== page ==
On This Day in Black History: May 29
Sojourner Truth delivered her "Arn't I a Woman?" speech at the Women's Rights Convention in Akron, Ohio.
Granville T. Woods patented the overhead conducting system for the electric railway.
Thomas Bradley was elected mayor of Los Angeles.
Bishop Abel Muzorewa was sworn in as Zimbabwe's fist black prime minister.
Vernon Jordan, Jr., civil rights leader and president of the Urban League, was shot and wounded by a sniper in an attempted assassination in Fort Wayne, Indiana.
The Human Rights Watch Arms project reported that France violated the arms embargo against Rwanda and provided arms and training to the Hutu extremists who carried out the genocide in Rwanda.
Today's Featured Page
Born in Nubia, Queen Tiye was the Great Royal Wife of Amenhotep III, mother of Amenhotep IV (later known as Akenhaton), and mother-in-law of Nefertiti. Highly prestigious during the reign of both her husband and son, she exerted her influence as queen consort and queen mother of Egypt over a fifty-year period. More...
Previously Featured Pages
In 1823, James Beckwourth joined Gen. William H. Ashley's Rocky Mountain Fur Company Expedition, winning fame for legendary skill as a mountain man. More...
King Jaja of Opobo
Strategically located between Bonny and the production areas of the hinterland, King Jaja controlled trade and politics in the Niger Delta. More...
Sunni Ali Ber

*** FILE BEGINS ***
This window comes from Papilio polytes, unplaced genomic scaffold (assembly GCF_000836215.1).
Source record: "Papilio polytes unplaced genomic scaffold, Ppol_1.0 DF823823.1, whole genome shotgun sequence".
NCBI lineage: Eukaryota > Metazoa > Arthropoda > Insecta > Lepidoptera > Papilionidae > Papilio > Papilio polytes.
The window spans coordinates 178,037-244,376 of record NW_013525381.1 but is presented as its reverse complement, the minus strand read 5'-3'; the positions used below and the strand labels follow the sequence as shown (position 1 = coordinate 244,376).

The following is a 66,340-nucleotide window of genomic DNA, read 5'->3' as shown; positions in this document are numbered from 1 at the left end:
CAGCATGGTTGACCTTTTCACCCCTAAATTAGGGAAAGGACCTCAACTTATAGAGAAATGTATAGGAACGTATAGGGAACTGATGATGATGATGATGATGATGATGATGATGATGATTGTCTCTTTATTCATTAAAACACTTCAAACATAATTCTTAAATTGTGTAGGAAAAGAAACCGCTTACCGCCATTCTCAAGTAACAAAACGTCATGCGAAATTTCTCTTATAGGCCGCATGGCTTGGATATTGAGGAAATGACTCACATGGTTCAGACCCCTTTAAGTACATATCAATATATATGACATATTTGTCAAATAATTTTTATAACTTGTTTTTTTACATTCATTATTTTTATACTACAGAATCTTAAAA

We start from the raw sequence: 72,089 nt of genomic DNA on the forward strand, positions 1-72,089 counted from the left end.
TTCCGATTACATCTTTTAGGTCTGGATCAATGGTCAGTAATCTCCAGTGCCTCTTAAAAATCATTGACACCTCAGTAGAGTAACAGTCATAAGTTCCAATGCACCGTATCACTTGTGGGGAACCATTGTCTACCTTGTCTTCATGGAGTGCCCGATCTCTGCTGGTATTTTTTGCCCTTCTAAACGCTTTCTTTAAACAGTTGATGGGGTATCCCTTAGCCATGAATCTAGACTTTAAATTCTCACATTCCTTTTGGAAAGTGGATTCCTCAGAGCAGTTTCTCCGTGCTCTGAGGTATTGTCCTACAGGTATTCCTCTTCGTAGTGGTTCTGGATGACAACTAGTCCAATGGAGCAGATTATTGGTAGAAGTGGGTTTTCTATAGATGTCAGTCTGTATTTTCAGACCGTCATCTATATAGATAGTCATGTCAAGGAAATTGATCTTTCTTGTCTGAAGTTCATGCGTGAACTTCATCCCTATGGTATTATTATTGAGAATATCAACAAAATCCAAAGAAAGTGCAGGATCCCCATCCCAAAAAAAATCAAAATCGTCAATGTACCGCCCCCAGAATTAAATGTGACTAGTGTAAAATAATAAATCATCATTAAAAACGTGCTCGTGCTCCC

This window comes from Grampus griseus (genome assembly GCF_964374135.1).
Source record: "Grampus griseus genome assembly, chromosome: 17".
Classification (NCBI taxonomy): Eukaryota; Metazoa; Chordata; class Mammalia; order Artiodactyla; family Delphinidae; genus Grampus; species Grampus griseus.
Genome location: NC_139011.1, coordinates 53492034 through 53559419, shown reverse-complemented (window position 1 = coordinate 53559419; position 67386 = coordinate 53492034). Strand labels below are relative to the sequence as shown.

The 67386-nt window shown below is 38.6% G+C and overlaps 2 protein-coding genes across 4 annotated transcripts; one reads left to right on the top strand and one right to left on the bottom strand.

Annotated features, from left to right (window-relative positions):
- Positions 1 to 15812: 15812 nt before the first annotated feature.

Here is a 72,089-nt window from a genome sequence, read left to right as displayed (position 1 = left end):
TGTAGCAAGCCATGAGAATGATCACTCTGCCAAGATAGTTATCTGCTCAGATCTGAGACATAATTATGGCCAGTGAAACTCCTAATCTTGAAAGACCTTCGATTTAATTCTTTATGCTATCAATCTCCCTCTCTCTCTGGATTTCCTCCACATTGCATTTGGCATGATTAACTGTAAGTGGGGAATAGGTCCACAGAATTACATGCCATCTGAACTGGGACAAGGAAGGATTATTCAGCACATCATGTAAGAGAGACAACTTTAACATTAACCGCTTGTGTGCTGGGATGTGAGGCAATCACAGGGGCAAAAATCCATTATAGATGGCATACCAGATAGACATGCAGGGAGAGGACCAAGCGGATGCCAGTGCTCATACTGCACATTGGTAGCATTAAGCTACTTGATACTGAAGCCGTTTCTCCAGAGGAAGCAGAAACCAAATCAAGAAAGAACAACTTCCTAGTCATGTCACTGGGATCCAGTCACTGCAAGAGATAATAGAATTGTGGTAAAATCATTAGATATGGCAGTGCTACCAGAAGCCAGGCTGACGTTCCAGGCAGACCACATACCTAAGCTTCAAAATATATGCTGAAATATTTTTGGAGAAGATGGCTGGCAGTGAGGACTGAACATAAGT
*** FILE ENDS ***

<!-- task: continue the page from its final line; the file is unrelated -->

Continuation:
It was not until Sunni Ali Ber, a member of the Sunni dynasty, ascended to the throne in 1464, that the rulers of Gao looked beyond the confines of the Niger valley. In 28 years he turned the kingdom of Gao into the Songhai empire. More...
In 1710, Thomas Fuller was born in Africa in the area between present-day Liberia and Benin. At 14, he was brought as a slave to America and became the property of Mrs. Elizabeth Cox of Alexandria, Virginia. Known as the Virginia Calculator, Fuller exhibited extraordinary computational abilities. More...
Sundiata was the son of Nare Fa Maghan, king of the Mandingo, and Sogolon Conde. The union of Maghan and Sogolon was based on the prophecy that Sogolon would give Maghan a son who would be Mali's greatest king. More...
Cowrie shells were the most popular currency within Africa. Pictures of cowrie shells adorned cave walls. The Egyptians considered them to be magical agents and also used them as currency in foreign exchange transactions. Archaeologists have excavated millions of them in the tombs of the Pharaohs. More...
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